Of radical sympathies, her fortunes were adversely affected with the outbreak of the World War, and when the Russian revolution came in 1917 she immediately announced her adhesion to the Bolshevik cause. She went to Moscow some time later on the invitation of the Soviet Government to found a new school of dancing. Difficulties arose, and the plan was abandoned.

It was in Moscow that she married Sergei Yesenin, young Russian poet, in 1921. The next year she brought him to the United States and gave a series of dances. Later in Paris she announced that she had sent the young poet back to Russia, and eventually she divorced him, describing him as ‘really too impossible.’ He committed suicide in Russia in December, 1925.”

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From the July 20, 1923 Brooklyn Daily Eagle:

Shreveport, La.–Mrs. Arthur Mausey complained to the District Attorney here yesterday that her husband had traded their 14-month-old son to an unidentified man for a horse and buggy and then had sold the outfit for $20. She appealed to the authorities to assist her to recover the child.”

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“CRC-102 promptly accepted the challenge.”

AI wouldn’t be able to beat the world’s best human chess player for 46 more years, but it was game on in 1951 when an engineer challenged a computer to a $1,000 series of matches. The machine was rudimentary, so the acceptance of the wager came with some suspect conditions. From the November 12, 1951 Brooklyn Daily Eagle:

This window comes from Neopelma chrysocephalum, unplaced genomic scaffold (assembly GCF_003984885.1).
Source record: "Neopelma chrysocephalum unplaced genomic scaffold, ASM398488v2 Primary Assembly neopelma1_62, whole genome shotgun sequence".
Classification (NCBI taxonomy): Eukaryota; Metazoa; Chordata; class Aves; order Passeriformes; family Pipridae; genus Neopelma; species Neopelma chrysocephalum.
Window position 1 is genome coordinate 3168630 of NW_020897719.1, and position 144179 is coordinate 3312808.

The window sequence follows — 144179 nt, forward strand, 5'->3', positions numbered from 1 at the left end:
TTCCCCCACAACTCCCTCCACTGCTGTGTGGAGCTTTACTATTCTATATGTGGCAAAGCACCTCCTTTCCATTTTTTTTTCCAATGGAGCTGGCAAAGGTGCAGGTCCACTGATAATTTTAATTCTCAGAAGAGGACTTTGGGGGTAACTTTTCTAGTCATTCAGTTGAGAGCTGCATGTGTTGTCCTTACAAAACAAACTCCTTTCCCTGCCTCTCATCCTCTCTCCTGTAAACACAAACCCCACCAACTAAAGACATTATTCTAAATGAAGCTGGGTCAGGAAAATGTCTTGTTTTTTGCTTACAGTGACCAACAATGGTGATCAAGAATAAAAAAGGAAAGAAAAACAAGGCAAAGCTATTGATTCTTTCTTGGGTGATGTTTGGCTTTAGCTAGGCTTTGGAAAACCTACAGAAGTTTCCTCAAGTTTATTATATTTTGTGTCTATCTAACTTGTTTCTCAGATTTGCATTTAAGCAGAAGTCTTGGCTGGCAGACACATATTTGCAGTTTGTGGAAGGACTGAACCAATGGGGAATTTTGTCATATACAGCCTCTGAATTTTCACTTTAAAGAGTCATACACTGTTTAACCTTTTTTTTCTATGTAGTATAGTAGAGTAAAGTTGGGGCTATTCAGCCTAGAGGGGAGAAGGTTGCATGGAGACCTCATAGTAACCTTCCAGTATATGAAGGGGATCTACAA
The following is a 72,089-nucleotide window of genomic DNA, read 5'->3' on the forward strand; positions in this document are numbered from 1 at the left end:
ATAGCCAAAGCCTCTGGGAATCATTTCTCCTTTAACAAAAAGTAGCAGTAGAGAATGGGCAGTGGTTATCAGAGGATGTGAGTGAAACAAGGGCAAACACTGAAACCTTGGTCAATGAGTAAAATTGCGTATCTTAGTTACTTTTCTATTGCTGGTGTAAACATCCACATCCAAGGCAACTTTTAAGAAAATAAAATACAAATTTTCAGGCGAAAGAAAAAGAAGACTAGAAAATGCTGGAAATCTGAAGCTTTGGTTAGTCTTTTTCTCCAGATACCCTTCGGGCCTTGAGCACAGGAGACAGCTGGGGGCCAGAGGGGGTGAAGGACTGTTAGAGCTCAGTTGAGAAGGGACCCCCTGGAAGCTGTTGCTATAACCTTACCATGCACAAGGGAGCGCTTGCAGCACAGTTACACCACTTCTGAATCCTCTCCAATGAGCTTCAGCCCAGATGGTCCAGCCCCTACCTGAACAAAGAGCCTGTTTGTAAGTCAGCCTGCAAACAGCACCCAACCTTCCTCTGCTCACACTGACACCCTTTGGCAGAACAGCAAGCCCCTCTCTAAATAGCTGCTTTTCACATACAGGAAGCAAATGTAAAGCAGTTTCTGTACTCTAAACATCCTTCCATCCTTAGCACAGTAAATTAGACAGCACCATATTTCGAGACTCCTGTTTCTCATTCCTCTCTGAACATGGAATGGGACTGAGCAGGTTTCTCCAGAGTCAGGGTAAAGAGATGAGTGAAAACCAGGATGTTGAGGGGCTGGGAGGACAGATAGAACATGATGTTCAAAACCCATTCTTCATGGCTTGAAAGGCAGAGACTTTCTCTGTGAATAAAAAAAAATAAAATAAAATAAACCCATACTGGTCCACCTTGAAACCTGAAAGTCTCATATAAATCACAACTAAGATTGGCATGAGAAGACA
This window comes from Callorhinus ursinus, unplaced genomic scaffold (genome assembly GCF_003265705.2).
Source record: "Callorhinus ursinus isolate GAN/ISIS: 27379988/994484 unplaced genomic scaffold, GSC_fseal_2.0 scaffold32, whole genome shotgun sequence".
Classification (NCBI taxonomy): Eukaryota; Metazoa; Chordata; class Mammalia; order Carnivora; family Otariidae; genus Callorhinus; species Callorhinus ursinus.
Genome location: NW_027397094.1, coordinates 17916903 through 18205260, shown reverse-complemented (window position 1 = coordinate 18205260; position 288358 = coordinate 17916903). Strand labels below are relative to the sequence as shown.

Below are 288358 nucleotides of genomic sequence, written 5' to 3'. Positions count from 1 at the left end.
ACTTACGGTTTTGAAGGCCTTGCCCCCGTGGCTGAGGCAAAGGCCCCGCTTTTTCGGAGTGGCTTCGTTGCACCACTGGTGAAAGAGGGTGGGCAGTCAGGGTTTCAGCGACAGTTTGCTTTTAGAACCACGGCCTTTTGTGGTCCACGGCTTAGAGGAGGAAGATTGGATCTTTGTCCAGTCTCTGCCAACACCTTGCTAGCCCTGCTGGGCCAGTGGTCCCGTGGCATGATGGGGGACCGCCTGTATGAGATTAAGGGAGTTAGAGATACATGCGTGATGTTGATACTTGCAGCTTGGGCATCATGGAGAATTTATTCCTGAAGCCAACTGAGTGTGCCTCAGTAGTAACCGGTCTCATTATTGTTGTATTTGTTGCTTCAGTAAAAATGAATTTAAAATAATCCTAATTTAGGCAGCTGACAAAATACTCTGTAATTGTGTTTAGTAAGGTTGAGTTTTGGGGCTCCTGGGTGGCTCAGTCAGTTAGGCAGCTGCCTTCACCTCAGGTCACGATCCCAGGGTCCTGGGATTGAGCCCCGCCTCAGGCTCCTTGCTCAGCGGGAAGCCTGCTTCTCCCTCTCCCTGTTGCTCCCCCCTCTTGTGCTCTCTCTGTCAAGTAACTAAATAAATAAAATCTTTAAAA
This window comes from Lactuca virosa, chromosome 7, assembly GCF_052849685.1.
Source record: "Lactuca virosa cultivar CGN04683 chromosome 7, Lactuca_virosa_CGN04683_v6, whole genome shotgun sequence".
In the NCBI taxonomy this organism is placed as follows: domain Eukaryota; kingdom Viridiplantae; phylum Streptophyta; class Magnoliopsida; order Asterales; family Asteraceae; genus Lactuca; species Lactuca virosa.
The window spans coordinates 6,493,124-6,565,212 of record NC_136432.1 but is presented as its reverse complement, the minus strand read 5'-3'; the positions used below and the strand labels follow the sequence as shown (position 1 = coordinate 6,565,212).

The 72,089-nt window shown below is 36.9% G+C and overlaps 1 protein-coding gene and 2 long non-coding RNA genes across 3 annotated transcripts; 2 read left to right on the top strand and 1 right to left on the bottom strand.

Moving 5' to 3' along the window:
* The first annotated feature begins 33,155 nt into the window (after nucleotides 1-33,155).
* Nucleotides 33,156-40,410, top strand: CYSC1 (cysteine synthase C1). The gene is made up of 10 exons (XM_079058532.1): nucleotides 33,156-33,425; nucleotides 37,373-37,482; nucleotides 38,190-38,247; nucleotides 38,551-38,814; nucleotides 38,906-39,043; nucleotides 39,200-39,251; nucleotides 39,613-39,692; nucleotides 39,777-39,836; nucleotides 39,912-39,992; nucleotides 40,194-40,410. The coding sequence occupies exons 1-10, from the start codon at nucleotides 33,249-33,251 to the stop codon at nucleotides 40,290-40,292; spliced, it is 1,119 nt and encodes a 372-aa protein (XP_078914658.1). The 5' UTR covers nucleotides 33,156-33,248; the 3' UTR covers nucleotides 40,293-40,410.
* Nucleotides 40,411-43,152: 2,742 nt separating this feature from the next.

Washington–Engineer Donald H. Jacobs, who challenged an electronic ‘brain’ to a $1,000 chess tournament, agreed today to follow the machine’s ring rules, ‘but  won’t teach the thing how to play chess.’

Jacobs, president of the Jacobs Instrument Company of nearby Bethesda, Md., said he was looking forward to matching wits with CRC-102, the ‘brain’s’ technical name.

The only hitch was that the ‘brain’s’ second–the Computer Research Corporation, Torrence, Cal.–said that Jacobs would have to reveal his ‘chess system’ in advance.

‘I’m not going to give away my system to the machine,’ Jacobs said. ‘With that knowledge, any mortal chess player, much less the ‘brain,’ could win with no trouble.’

Jacobs made his ‘gentlemen’s bet’ for the man-versus-machine struggle over 20 games of chess to prove that man still can outthink a machine–at least over a chess board.

‘Although I am a poor chess player,’ he said, ‘pure egotism makes me unwilling to concede that a computing machine can play better than I can.’

CRC-102 promptly accepted the challenge. Engineer Richard E. Sprague, a director of Computer Research, said his ‘champion’ will take on Jacobs ‘any time, any place…and will take him apart.’

Computer Research, which has just developed the first portable electronic digital computer, claims that the ‘brain’–among its other talents–is an unbeatable chess player.

Sprague laid down three ‘ring rules,’ however, before CRC-102 will meet Jacobs in combat.

1. A time limit on the match so that the human contestant doesn’t take ‘a year or so to make up his mind on a move.’